Rock is rolled out of Soviet discos

Discotheques have been told to turn off the music. Rock groups have been banned from performing. Such moves are part of a tough new drive by Soviet leadership against Western influence over the young.

The crackdown follows a hard-line speech on ideology and culture by Konstantin Chernenko, a member of the ruling Politburo, at a plenum of the Communist Party Central Committee in June. Declaring that ''the enemy is trying to exploit youthful psychology,'' Chernenko hit out at Western fashion and music , saying they were part of an arsenal of subversive weapons aimed at undermining the commitment of young Russians to communist ideology.

The effects have stunned and visibly angered teenagers in Moscow.

Visitors to the handful of full-scale discotheques in the city now find that dancing is banned and that Soviet melodies are wafting from the giant speakers instead of tapes of the latest Western hits acquired by enterprising disc jockeys on the black market.

The growing number of Soviet rock groups purveying everything from early Presley to elaborate imitation Pink Floyd are also feeling the freeze. Senior cultural officials announced recently several bands had been banned outright because they were ideologically unsound.

The Soviet Cultural Ministry has said it will review the performances of all the country's pop musicians by Oct. 1 and that those who have failed to clean up their acts will be disbanded.

The criticism is directed at both repertoires and clothing favored by the young artists. Any signs of Western tastes are to be eliminated. What is demanded is a sober appearance and a program of home-grown songs without raucous guitar backing and stage theatricals.

The move against pop music is not isolated, but part of a more wide-ranging effort to impose strict party guidelines across the whole field of culture.

During the last years of the late President Leonid Brezhnev, the authorities relaxed their control over the arts sufficiently to allow mildly critical books, plays, and films to appear. As far as the country's youth was concerned, the leadership appeared to take the view that there was little point in battling the jeans and rock-music culture which evidently exerted such a strong attraction.

The winds of change began to blow after Yuri Andropov took over as ideological chief within the party hierarchy in the middle of last year. A stern edict criticized the trend in literature toward works that analyzed personal and social problems, and called for a return to pure communist orthodoxy.

After Andropov succeeded Brezhnev as party chief in November, the crackdown gathered force. A series of rulings were issued against the theater and cinema, accusing them of dwelling on introverted and discontented characters and touching on religious themes. The call went out for the reestablishment of ''socialist-realism,'' the dour artistic creed of the Stalin era which demanded that authors present positive heroes as a model for the young and focus on the glorious achievements of socialism.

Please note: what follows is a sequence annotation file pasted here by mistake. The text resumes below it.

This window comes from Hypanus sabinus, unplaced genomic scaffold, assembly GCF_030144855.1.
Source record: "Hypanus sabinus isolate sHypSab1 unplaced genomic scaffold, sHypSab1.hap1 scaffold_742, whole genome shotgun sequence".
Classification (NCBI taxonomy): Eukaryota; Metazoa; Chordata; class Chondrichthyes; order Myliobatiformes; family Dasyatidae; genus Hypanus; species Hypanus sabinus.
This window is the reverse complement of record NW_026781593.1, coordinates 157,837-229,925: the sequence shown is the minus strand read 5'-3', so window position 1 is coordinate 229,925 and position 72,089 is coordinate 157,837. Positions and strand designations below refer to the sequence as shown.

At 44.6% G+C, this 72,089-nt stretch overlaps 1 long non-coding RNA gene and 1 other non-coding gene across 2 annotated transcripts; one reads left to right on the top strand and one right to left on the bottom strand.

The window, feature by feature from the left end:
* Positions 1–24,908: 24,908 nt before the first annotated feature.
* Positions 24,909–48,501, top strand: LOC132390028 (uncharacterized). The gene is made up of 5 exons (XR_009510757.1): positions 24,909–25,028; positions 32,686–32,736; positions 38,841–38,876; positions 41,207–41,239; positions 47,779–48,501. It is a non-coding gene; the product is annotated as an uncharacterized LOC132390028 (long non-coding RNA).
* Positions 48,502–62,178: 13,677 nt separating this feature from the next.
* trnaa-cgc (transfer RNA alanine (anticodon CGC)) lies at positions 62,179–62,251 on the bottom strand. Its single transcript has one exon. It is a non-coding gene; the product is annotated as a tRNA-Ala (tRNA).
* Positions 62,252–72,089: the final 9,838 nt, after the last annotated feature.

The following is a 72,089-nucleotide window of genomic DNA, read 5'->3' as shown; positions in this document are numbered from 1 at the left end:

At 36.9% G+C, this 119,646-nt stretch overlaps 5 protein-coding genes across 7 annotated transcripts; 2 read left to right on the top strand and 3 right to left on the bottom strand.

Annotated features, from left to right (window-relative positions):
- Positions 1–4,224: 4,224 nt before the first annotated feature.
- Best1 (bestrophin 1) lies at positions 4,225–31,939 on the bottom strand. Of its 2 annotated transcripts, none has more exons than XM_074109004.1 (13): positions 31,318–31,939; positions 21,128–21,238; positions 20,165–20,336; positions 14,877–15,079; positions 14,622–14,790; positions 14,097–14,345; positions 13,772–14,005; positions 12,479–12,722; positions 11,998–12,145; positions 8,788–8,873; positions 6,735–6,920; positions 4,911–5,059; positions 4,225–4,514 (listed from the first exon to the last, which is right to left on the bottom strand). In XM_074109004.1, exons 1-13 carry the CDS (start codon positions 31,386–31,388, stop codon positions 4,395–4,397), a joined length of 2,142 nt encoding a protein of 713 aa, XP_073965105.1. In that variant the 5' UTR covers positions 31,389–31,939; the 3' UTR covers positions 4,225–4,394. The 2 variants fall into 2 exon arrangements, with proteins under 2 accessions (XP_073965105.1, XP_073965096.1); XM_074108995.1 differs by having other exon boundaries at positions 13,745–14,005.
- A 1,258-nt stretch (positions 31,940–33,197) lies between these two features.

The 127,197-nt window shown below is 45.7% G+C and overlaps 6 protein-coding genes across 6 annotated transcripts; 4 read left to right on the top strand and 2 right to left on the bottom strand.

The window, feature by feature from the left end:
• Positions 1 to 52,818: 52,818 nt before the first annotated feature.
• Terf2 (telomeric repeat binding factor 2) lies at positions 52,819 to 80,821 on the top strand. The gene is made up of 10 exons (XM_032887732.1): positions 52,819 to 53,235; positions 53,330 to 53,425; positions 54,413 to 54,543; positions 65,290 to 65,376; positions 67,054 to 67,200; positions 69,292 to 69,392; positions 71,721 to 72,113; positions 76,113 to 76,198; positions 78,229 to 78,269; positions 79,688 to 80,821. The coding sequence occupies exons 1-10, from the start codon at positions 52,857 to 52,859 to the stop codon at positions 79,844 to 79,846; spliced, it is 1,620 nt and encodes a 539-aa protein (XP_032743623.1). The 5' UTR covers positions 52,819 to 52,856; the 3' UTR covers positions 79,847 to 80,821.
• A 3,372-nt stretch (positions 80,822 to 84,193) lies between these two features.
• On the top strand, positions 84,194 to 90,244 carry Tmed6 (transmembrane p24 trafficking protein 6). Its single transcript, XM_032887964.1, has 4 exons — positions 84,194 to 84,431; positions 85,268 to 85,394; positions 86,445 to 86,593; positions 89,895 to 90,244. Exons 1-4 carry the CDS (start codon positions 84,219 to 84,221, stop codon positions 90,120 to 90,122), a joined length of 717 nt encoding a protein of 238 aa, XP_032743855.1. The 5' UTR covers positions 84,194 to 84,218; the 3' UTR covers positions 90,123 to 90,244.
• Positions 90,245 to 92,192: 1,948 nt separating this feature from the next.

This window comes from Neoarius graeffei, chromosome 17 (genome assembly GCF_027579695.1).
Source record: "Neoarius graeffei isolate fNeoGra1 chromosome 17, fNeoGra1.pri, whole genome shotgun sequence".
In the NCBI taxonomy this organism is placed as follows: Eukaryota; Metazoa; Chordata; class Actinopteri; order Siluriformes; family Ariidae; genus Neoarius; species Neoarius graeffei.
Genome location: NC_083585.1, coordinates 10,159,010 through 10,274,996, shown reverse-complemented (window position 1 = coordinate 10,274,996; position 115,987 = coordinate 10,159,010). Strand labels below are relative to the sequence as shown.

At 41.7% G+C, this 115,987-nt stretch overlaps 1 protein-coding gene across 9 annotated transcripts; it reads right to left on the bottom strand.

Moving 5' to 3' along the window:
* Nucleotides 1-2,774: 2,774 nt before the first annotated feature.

This two-dimensional style of ''boy-meets-tractor'' romance can hardly have much appeal for a nation which has grown more sophisticated in its tastes. But this does not seem to be a concern of the elderly leaders in the Kremlin.

The new policy line was extended to music this summer, when a new oratorio by the Soviet Union's leading classical modernist, Alfred Shnitke, was banned because it was considered too ''mystical.'' It was only a matter of time before the fledgling rock industry also came into the line of fire.

The officially controlled press has fallen into line with articles comparing Moscow discotheques to sleazy dockside bars in Marseilles and describing domestic rock music as akin to the wailings of enraged natives on some distant South Seas island. What they have not yet turned their guns on is jazz, which was vilified during Stalin's day but is believed to be a personal penchant of President Andropov.

Reports from other Soviet cities indicate that the new restrictions are being imposed all over the country. It remains to be seen what effect they will have. But in many small towns the local disco is the only leisure activity available for the young and the measures appear certain to antagonize people already bored with their lifestyles.

The leadership has made clear it believes that by eliminating Western fashion and music it will be able to assure a sounder ideological upbringing for young people. Such an attitude suggests only that they are out of touch with the feelings of their people.

There is also much to suggest the new policy will not have much success. When a similar hard-line attitude prevailed in the 1960s, it simply drove the market for Western pop records underground. Today there are far greater contacts with the outside world, thanks to a foreign community several-thousand strong and a regular influx of tourists. The Kremlin looks likely to succeed only in angering and alienating young people and its attempts to instill greater loyalty and commitment could yet backfire badly.

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